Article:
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Thread: Verdi's Requiem

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    Senior Member Clouds Weep Snowflakes's Avatar
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    Default Verdi's Requiem

    I'm going to listen to it in a concert next month; this would be the first time I'm listening to this, what to expect?
    Last edited by Clouds Weep Snowflakes; Jun-07-2019 at 09:55.

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    Senior Member Rogerx's Avatar
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    Use the search option - Verdi Requiem.
    Also in full versions on You Tube.
    Last edited by Rogerx; Jun-07-2019 at 11:49.
    “Never argue with an idiot. They will drag you down to their level and beat you with experience.” ― Mark Twain

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    Expect some beauty and drama Who will you hear doing this?

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    Senior Member Clouds Weep Snowflakes's Avatar
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    Quote Originally Posted by david johnson View Post
    Expect some beauty and drama Who will you hear doing this?
    https://www.ipo.co.il/wp-content/upl...נגלית.pdf
    (July 10th)
    Last edited by Clouds Weep Snowflakes; Jun-07-2019 at 15:48.

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    Senior Member flamencosketches's Avatar
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    I haven't heard the whole thing, but it's famous for being somewhat operatic for a Requiem (believe it or not). Dramatic, less than 100% solemn and religious. Verdi was not a religious man himself. I think you'll have a great time at the concert. Write back how you like it afterwards.

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    Quite operatic for sacred choral, indeed, and also quite long -- more than 80 minutes in most performances. It's likely your mind may wonder a bit in the middle portions that come after the powerful Dies irae section near the beginning. The ending has always been anticlimactic for me, too.

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    Senior Member Clouds Weep Snowflakes's Avatar
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    Quote Originally Posted by flamencosketches View Post
    I haven't heard the whole thing, but it's famous for being somewhat operatic for a Requiem (believe it or not). Dramatic, less than 100% solemn and religious. Verdi was not a religious man himself. I think you'll have a great time at the concert. Write back how you like it afterwards.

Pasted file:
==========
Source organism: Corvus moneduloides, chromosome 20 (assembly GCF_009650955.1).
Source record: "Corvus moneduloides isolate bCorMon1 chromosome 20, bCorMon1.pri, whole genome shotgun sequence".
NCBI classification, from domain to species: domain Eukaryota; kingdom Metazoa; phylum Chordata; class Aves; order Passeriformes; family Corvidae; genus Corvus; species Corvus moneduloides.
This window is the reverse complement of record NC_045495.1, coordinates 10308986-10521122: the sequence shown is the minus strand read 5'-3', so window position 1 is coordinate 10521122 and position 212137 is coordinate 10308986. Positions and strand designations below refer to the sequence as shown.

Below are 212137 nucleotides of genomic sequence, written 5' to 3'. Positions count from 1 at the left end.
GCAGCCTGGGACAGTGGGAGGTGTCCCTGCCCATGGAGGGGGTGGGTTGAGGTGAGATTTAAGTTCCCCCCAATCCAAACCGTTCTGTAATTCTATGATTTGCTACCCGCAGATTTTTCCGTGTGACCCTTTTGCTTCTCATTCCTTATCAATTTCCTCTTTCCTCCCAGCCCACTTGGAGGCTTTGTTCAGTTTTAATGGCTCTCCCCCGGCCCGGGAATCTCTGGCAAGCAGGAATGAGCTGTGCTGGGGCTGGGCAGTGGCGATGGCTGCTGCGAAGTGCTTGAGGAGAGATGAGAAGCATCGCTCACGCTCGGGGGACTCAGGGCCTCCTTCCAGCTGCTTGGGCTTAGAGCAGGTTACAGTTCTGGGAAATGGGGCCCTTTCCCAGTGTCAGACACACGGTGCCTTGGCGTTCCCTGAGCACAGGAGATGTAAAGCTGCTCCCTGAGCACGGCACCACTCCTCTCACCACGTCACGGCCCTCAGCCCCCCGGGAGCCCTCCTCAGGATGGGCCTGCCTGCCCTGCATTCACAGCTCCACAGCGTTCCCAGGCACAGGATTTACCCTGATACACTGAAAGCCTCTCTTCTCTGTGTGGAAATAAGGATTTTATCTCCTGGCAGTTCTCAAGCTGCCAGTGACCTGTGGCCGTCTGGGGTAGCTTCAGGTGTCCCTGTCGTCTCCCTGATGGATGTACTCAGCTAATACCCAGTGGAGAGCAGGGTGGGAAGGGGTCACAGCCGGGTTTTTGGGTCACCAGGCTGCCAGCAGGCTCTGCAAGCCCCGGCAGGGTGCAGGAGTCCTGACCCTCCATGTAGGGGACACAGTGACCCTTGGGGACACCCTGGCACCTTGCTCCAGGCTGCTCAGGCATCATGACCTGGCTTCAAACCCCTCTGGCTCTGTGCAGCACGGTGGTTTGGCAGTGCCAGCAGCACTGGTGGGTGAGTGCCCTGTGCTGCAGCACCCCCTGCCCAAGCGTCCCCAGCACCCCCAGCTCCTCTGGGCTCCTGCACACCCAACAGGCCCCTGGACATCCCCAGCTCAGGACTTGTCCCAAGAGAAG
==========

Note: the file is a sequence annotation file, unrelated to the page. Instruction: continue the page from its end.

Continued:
My mother will take me to the concert as a birthday gift, it's three days after (July 10th, my birthday is on July 7th), but it isn't a reason to be rush and it isn't the only present I'm getting this year; I do hope my grandfather would join us...

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    Senior Member Barelytenor's Avatar
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    Verdi Requiem is my favorite Requiem setting. But then, I'm a former opera singer. This is over-the-top operatic. I guess my favorite sections are the "Tuba mirum," set for four trumpets (often two in the wings or back of the hall) plus lots of other brass; the famous "Ingemisco" tenor solo and the opening "Kyrie eleison" entrance, also for tenor then joined by the other three soloists; the part in B-flat minor for lyric soprano singing in the high register with muted choral accompaniment singing "Requiem aeternam dona eis Domine, et lux perpetua luceat eis" (Eternal rest give them Lord, and let perpetual light shine upon them); and the concluding C-minor fugue "Libera me, Domine, de morte aeterna, in die illa tremenda" which contains one of the most unlikely fugue subjects IMHO ever, yet nonetheless rather successfully set with solo soprano soaring atop.

    Favorite performance: Leontyne Price (young), soprano; Rosalind Elias, mezzo; Jussi Björling, tenor; and Giorgio Tozzi, bass, with Fritz Reiner conducting the Wiener Philharmoniker. Close second is the version with Price, Fiorenza Cossotto, Pavarotti (young, and making a little metrical error in the "Ingemisco" at "parce deus" but mostly brilliant, of course), and Nicolai Ghiaurov, conducted by Karajan with the La Scala Orchestra and Chorus (and the chorus master is Roberto Benaglio, under whom I sang for a while at Dallas Opera, so I know he whipped those Italians into good choral fit!). There is a wonderful DVD of this performance from 1967.

    Verdi may not have been a religious man in the strict sense (I really don't know), but he set this for the Requiem Mass of his friend, the great Italian patriot Alessandro Manzoni, and it is quite convincing as a plea for salvation and eternal rest in that way.

    My least favorite bit in the whole piece is the "Sanctus" setting, a double fugue (two subjects) for double chorus. It's pretty, it's clever, it's admirably constructed, but it feels a bit like an academic exercise Verdi could have turned in to the music conservatory.

    In general I love the Offertory, set just for the soloists and orchestra. Oh, I just pretty much like the whole thing! There are no longueurs in it to me ... but then, I think I have performed it six or seven times, including singing the tenor solos (when I was very young) and the bass solos when I was older ... and I know every note of it like the back of my hand.

    Let us know your impressions of it! I see you have long since attended the concert and not yet replied.

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    Senior Member DavidA's Avatar
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    Some pretty fiery music.

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